"The Hunger Games: Mockingjay – Part 2" dominated the weekend box office. The final film in the science-fiction franchise debuted to US$101 million, but even that massive figure wasn't as big a sendoff for Katniss Everdeen and her fellow revolutionaries as some had predicted.
The bow ranks as the year's fifth biggest opening, but it falls short of tracking that projected the picture would top $120 million in its initial weekend in theaters. It also represents a low for the series, falling far short of the $158.1 million high-water mark established by 2013's "The Hunger Games: Catching Fire." It's a sign, perhaps, that interest in the dystopian world of Panem has crested.
Investors in Lionsgate, the studio behind the series, reacted negatively to news that "Mockingjay – Part 2" would miss projections, sending the company's stock down more than 3 percent on Friday. For its part, the studio was put in the odd position of almost having to defend a debut that ranks among the largest in movie history.
"It's a phenomenal opening and we launched these movies at this time consciously knowing there'd be a lucrative long run way through the holidays," said David Spitz, Lionsgate's domestic distribution chief.
The series made up some ground overseas, picking up $147 million after debuting in nearly every significant foreign territory, including China. That left it with a worldwide haul of $247 million, less than the $274.9 million global kickoff enjoyed by "Mockingjay – Part 1" and far below the $300 million weekend that some analysts had predicted.
"Across the board this is just down and it's a direct reflection of how people thought about ['Mockingjay – Part 1]," said Jeff Bock, a box office analyst with Exhibitor Relations. "That was not a film. It was just a trailer."
Lionsgate spared no expense in planning a farewell to its most valuable series. It spent nearly $200 million to make and market the film. In the US the film did well in premium formats, earning an estimated $9.8 million, and Imax, where it picked up $8.5 million.
With "Mockingjay – Part 2" sucking most of the air out the multiplexes that left two new releases, Sony's "The Night Before" and STX/IM Global's "The Secret In Their Eyes," struggling to get some recognition. "The Night Before," a bawdy comedy with Seth Rogen and Joseph Gordon-Levitt, fared best, earning $10.1 million from 2,960 theaters. The film cost $23 million to make, and drew an opening weekend crowd that was evenly split between men and women.
Sony distribution chief Rory Bruer noted that there won't be another mainstream comedy in the marketplace until Tina Fey and Amy Poehler's "Sisters" debuts on December 16. He predicted the film would "get that pop" of playing into the holidays, and noted that the film received an A-minus CinemaScore.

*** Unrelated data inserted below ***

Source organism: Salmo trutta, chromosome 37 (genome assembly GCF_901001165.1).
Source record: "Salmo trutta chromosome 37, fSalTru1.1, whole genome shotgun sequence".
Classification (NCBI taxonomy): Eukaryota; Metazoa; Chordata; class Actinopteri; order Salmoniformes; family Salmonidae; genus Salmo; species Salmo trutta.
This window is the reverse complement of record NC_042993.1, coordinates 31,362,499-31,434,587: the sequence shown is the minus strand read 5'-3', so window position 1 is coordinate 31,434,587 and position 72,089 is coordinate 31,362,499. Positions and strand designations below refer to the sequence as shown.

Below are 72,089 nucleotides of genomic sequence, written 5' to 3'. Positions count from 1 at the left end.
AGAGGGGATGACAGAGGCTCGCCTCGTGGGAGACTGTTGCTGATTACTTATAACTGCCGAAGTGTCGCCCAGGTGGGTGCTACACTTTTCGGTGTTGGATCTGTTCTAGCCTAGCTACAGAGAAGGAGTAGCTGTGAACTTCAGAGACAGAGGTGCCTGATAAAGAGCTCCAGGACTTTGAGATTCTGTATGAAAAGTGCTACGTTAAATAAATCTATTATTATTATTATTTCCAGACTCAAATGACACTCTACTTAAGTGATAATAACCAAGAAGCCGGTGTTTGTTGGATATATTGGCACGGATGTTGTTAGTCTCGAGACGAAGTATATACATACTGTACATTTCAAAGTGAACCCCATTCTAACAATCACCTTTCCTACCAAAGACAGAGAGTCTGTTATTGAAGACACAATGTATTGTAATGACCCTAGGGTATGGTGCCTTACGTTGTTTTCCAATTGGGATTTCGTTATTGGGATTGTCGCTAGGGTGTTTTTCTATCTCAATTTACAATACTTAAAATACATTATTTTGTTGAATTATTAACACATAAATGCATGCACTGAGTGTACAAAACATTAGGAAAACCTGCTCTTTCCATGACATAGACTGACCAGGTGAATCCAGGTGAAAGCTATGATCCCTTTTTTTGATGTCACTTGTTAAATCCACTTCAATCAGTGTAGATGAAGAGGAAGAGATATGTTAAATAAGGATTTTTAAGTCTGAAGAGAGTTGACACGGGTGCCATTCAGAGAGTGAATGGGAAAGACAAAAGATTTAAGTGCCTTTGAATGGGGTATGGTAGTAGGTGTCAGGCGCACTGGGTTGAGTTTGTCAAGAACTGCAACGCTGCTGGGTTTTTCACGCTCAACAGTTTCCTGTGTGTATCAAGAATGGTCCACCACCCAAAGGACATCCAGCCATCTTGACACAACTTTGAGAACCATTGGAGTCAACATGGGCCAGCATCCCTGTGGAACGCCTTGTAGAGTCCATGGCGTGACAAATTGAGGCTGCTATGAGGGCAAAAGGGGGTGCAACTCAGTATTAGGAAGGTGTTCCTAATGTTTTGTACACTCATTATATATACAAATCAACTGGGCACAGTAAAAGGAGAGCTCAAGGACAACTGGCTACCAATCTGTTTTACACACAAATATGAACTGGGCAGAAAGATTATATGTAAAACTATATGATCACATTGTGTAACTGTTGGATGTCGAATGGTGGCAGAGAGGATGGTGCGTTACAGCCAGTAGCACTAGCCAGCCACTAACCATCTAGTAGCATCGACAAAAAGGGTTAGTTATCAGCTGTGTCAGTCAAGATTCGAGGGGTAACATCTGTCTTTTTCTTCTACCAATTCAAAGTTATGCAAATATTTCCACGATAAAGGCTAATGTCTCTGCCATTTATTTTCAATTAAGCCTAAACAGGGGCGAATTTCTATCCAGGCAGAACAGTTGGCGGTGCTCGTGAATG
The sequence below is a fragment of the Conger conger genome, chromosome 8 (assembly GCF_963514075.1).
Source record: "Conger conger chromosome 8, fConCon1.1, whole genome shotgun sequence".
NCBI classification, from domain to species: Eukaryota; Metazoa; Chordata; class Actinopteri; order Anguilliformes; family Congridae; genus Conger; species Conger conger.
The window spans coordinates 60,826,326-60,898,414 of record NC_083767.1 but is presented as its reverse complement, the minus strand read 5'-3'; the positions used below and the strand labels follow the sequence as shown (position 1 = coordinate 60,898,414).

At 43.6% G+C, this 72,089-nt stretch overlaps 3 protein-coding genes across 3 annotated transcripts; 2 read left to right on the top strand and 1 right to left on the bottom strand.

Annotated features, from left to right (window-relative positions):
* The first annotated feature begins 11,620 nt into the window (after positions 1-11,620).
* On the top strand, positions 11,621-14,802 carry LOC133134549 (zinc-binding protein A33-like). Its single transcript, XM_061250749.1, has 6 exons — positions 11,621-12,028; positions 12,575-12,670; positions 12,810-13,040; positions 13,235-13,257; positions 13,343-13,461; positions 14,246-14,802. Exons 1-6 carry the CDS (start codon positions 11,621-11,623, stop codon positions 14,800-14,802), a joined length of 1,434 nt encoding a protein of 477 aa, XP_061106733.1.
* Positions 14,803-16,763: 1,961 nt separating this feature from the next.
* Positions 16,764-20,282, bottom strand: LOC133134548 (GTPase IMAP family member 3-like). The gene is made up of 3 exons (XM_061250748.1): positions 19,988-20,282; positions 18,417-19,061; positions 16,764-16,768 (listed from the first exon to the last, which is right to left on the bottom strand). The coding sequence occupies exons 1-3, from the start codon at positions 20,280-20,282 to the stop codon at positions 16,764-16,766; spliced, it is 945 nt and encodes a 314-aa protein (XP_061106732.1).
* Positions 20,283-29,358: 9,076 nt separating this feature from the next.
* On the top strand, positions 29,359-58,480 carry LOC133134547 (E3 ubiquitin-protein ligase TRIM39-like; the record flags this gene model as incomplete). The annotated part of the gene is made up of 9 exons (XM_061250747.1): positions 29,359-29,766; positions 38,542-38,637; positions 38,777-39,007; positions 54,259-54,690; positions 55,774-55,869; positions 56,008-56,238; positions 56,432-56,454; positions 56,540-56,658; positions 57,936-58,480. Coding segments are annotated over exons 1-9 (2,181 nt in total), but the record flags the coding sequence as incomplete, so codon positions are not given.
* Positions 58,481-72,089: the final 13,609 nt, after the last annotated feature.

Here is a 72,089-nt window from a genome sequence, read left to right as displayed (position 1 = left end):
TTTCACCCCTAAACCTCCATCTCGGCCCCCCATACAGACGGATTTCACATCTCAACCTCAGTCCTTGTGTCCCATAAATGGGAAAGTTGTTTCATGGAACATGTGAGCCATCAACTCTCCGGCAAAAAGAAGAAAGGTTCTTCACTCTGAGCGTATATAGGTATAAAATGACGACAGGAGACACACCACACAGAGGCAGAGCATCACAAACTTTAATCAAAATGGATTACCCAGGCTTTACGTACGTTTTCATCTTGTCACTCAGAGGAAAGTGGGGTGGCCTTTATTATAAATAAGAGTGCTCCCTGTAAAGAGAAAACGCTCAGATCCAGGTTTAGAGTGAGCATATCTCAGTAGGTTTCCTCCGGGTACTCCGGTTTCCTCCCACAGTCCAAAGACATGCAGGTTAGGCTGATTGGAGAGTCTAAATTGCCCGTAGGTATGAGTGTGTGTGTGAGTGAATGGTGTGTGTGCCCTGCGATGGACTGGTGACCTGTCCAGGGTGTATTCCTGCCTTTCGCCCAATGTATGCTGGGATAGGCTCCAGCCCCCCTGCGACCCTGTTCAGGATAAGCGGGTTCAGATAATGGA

"People love this movie," said Bruer. "It's one of those movies that you see with an audience and you want to throw up you're laughing so hard."
"The Secret In Their Eyes" faces fiercer headwinds. The remake of an Oscar-winning Argentinian thriller of the same name earned a disappointing $6.6 million for a fifth place finish. The story of a team of FBI agents involved in a murder investigation stars Nicole Kidman, Julia Roberts, and Chiwetel Ejiofor. It cost $19.5 million to produce, and is the latest in a string of films pitched at adult audiences such as "By the Sea" and "Steve Jobs," to whiff at the box office this fall.
Despite the weak opening, STX, which bought domestic rights with Route One to the film for $6.5 million, expressed confidence that "The Secret In Their Eyes" would find its audience over the holidays.
"We feel this is too early in the process to give us a full grade," said Kevin Grayson, distribution chief at STX. "This is going to factor into the Thanksgiving play period, and the twists and surprise ending are going to keep water cooler conversation going."
The weakness of the new films allowed holdovers "Spectre" and "The Peanuts Movie" to pad their box office results. The latest Bond adventure added $14.6 million to its $153.7 million domestic haul, nabbing second place on the charts. "The Peanuts Movie" finished third, picking up $12.8 million to push its stated total to $98.9 million.
In limited release, the Weinstein Company scored with "Carol." The critically heralded love story with Cate Blanchett and Rooney Mara generated $248,149 from four theaters for a strong per-location average of $62,037.
"Reviews and word of mouth will drive this film," said Erik Lomis, distribution chief at the Weinstein Company. "These are fantastic performances by Rooney and Cate and [director] Todd Haynes delivered some great filmmaking."
Universal had more trouble finding its audience for "Legend." The violent gangster picture about the Kray twins saw Tom Hardy doing double duty as the crime boss brothers, but critics were lukewarm, and the picture nabbed a so-so $83,000 from four theaters for a per-screen average of $20,271.
With "Hunger Games: Mockingjay – Part 2" not hitting as big a bullseye as other pictures in the series, the overall box office tumbled. Ticket sales were down roughly 10 percent for the weekend, down from the year-ago period that fielded "Mockingjay – Part 1's" $121.9 million opening.
"The overall marketplace is slow," said Paul Dergarabedian, senior media analyst at Rentrak. "There's too many movies, too many distractions, and so much going on in the world right now."